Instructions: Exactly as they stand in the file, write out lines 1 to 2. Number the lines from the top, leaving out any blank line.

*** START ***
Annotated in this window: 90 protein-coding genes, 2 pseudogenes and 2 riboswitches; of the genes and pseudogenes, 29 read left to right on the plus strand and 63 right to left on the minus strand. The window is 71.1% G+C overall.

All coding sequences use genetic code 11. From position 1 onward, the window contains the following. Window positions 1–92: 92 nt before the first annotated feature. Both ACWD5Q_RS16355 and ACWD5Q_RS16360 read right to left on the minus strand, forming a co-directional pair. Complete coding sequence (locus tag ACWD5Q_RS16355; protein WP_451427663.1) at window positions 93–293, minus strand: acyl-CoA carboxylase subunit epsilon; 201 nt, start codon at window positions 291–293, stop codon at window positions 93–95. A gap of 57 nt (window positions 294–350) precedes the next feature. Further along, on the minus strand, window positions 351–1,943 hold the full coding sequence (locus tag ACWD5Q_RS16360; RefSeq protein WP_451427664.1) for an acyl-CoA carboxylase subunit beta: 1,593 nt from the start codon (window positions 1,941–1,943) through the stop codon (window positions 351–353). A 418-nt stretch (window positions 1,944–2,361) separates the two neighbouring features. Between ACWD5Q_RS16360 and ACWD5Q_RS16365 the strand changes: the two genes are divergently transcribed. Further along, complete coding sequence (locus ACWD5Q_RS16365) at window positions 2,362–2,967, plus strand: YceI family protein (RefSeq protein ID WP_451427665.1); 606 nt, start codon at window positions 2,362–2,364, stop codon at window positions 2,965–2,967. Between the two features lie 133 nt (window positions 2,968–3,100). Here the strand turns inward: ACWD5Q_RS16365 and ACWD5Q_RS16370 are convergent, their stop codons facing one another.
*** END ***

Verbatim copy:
Annotated in this window: 90 protein-coding genes, 2 pseudogenes and 2 riboswitches; of the genes and pseudogenes, 29 read left to right on the plus strand and 63 right to left on the minus strand. The window is 71.1% G+C overall.

All coding sequences use genetic code 11. From position 1 onward, the window contains the following. Window positions 1–92: 92 nt before the first annotated feature. Both ACWD5Q_RS16355 and ACWD5Q_RS16360 read right to left on the minus strand, forming a co-directional pair. Complete coding sequence (locus tag ACWD5Q_RS16355; protein WP_451427663.1) at window positions 93–293, minus strand: acyl-CoA carboxylase subunit epsilon; 201 nt, start codon at window positions 291–293, stop codon at window positions 93–95. A gap of 57 nt (window positions 294–350) precedes the next feature. Further along, on the minus strand, window positions 351–1,943 hold the full coding sequence (locus tag ACWD5Q_RS16360; RefSeq protein WP_451427664.1) for an acyl-CoA carboxylase subunit beta: 1,593 nt from the start codon (window positions 1,941–1,943) through the stop codon (window positions 351–353). A 418-nt stretch (window positions 1,944–2,361) separates the two neighbouring features. Between ACWD5Q_RS16360 and ACWD5Q_RS16365 the strand changes: the two genes are divergently transcribed. Further along, complete coding sequence (locus ACWD5Q_RS16365) at window positions 2,362–2,967, plus strand: YceI family protein (RefSeq protein ID WP_451427665.1); 606 nt, start codon at window positions 2,362–2,364, stop codon at window positions 2,965–2,967. Between the two features lie 133 nt (window positions 2,968–3,100). Here the strand turns inward: ACWD5Q_RS16365 and ACWD5Q_RS16370 are convergent, their stop codons facing one another.